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  • Writer's pictureRowin


There are many of us out there who like to ‘go it alone,’ who enjoy being independent, reliant on nobody other than oneself. It brings about a high degree of freedom. Freedom from constraints, freedom from attachment and a general freedom from feeling ensnared by others. If I had to rely on somebody else to buy me food or shelter me, I would be upset and disappointed in myself. I would feel as though I wasn’t fit for purpose, not good enough and I wouldn’t be happy.

I enjoy making things difficult for myself. I like to prove to myself just how far I can go, how much discomfort I can withstand without shattering in the tempestuous tidal waves of Life’s uneasy Seas. To me, everything is a challenge or a game; I can either be the best at it, up the ante, make it more difficult and learn more, experience more and become better at coping with everything in general, or I could go the easy way and not have to worry about anything which is too hard for me to handle. To me, learning is a great gift; I want to be as capable as I possibly can be in case the need arises for such strength of character at a later time. It fits in with the maxim ‘don’t pray for a lighter burden, pray for stronger shoulders.’ It makes sense; a lighter burden now makes an inevitable heavier burden a lot less manageable.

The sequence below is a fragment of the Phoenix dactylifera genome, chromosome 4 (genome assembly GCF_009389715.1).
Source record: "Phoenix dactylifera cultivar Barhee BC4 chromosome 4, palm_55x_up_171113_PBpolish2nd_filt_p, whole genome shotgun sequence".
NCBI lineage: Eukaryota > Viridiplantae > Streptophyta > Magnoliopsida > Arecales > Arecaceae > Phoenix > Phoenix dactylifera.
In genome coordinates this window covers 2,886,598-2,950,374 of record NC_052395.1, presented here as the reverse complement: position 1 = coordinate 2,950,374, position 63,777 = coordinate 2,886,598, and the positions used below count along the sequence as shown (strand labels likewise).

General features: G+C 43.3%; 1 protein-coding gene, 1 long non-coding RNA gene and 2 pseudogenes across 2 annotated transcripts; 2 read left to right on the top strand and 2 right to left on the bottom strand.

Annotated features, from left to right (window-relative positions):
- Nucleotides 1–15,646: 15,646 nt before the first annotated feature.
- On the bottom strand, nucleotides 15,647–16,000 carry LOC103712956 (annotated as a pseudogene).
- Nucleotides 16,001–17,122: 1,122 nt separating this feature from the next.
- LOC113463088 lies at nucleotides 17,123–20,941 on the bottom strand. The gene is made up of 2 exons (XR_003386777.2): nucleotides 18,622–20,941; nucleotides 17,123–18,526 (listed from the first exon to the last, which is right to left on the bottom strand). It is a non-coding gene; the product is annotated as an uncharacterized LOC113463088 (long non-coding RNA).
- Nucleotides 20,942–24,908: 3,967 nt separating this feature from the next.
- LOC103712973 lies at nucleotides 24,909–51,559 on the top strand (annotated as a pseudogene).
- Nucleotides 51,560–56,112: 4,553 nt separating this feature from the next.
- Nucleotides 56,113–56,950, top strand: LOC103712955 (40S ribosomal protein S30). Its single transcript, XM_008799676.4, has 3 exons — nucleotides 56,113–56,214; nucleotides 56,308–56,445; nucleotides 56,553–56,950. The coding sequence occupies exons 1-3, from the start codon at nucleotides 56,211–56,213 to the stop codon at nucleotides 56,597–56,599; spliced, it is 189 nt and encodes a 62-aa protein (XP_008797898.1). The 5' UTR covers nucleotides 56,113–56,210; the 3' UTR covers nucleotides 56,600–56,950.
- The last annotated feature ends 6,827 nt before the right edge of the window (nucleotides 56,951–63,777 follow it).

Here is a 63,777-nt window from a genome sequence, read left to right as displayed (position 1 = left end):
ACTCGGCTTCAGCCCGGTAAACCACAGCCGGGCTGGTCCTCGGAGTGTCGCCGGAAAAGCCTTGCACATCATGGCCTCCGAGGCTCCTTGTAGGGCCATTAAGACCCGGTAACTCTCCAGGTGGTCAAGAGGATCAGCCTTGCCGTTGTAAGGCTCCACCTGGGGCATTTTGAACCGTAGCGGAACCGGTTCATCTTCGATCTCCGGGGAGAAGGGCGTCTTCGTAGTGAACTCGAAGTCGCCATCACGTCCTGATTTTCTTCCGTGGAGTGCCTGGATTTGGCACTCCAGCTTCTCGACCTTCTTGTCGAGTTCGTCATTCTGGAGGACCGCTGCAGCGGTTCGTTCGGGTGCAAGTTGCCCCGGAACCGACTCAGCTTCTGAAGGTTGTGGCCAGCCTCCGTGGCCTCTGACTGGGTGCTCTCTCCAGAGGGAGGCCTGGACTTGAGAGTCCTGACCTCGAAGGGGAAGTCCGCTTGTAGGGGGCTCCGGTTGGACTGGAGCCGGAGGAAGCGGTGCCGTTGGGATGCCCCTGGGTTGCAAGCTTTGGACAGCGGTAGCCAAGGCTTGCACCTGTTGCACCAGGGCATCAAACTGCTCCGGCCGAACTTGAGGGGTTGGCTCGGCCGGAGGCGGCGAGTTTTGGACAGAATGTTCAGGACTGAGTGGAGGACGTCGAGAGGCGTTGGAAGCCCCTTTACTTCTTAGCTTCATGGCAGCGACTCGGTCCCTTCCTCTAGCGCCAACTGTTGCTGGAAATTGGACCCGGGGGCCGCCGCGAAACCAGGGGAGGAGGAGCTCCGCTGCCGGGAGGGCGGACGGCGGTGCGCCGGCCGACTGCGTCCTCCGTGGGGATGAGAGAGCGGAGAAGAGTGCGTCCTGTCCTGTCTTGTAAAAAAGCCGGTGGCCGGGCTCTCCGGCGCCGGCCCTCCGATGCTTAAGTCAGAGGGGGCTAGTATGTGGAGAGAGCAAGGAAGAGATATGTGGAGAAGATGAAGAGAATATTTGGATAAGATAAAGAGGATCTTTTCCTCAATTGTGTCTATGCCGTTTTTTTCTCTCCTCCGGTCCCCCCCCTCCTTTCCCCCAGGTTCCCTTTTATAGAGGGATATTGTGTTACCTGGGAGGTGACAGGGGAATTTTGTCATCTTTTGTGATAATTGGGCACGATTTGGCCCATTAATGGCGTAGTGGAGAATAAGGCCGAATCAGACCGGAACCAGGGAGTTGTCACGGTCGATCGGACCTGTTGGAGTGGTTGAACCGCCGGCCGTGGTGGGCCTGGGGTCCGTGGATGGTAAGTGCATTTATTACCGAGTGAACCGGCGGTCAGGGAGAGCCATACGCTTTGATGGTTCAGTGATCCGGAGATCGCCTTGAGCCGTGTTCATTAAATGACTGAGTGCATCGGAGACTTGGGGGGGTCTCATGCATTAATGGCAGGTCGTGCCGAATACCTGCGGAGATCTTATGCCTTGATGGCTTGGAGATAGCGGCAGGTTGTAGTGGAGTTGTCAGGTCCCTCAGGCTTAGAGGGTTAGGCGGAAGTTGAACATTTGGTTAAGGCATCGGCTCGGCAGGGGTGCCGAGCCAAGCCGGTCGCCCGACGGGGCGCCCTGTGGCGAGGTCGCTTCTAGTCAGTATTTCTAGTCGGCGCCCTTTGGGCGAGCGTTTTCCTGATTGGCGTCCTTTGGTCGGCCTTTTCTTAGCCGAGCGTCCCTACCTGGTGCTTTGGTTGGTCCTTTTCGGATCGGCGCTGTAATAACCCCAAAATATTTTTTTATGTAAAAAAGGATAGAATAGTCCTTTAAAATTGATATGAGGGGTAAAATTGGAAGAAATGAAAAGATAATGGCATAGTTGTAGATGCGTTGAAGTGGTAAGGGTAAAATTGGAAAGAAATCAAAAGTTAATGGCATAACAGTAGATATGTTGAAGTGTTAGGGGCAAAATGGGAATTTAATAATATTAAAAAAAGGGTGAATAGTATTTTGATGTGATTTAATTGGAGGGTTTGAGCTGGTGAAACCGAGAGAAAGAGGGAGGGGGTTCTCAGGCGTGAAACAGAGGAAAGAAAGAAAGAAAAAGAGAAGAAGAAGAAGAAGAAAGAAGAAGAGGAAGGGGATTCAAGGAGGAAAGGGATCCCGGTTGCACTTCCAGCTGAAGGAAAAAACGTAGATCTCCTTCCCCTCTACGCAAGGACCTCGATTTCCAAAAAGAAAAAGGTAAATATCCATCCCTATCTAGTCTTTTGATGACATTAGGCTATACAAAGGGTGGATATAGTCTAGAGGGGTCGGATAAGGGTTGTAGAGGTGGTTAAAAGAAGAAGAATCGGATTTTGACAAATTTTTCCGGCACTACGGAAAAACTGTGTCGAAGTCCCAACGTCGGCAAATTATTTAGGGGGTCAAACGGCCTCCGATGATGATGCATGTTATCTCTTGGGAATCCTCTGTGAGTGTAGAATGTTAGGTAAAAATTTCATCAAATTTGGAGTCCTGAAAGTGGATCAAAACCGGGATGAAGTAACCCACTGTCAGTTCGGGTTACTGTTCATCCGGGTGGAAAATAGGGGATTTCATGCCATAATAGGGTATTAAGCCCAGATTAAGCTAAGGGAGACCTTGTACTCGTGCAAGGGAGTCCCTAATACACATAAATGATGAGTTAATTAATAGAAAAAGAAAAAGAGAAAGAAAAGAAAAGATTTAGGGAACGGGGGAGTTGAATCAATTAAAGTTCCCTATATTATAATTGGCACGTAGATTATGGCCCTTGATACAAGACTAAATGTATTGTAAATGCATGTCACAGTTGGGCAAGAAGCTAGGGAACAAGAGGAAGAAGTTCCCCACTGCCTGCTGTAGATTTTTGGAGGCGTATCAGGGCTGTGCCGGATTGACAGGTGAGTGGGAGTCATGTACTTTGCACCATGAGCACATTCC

This Philosophy has been referenced in H²ELP before; it’s worthwhile investing effort in yourself now in order for there to be a greater payoff later, like in the post about speedbumps (which I obviously recommend reading). The harder you make things now, the easier they will get when you need to face them later.

The troubles arise when ‘making things difficult’ becomes ‘self-sabotage’ or ‘unproductive work.’ For instance, you could make your life harder for yourself by intentionally developing bad habits like alcoholism or drug-dependency. You could give away all of your money and possessions just for the sake of it, live on the streets, make yourself as uncomfortable as possible, and of course, that’s a mighty hard situation. You would do well to manage to overcome that, and perhaps even the experience would be a great thing for you. Or maybe not. Maybe that’s tantamount to an attempt at suicide. It wouldn’t make sense to do this, and it seems like a terrible, terrible plan. Yes, you might gain strength of character, but there’s an all too real chance of it going horribly wrong for you and you might forget why you even set yourself up in this position in the first place, breeding self-loathing and regret. And it’s simply unnecessary.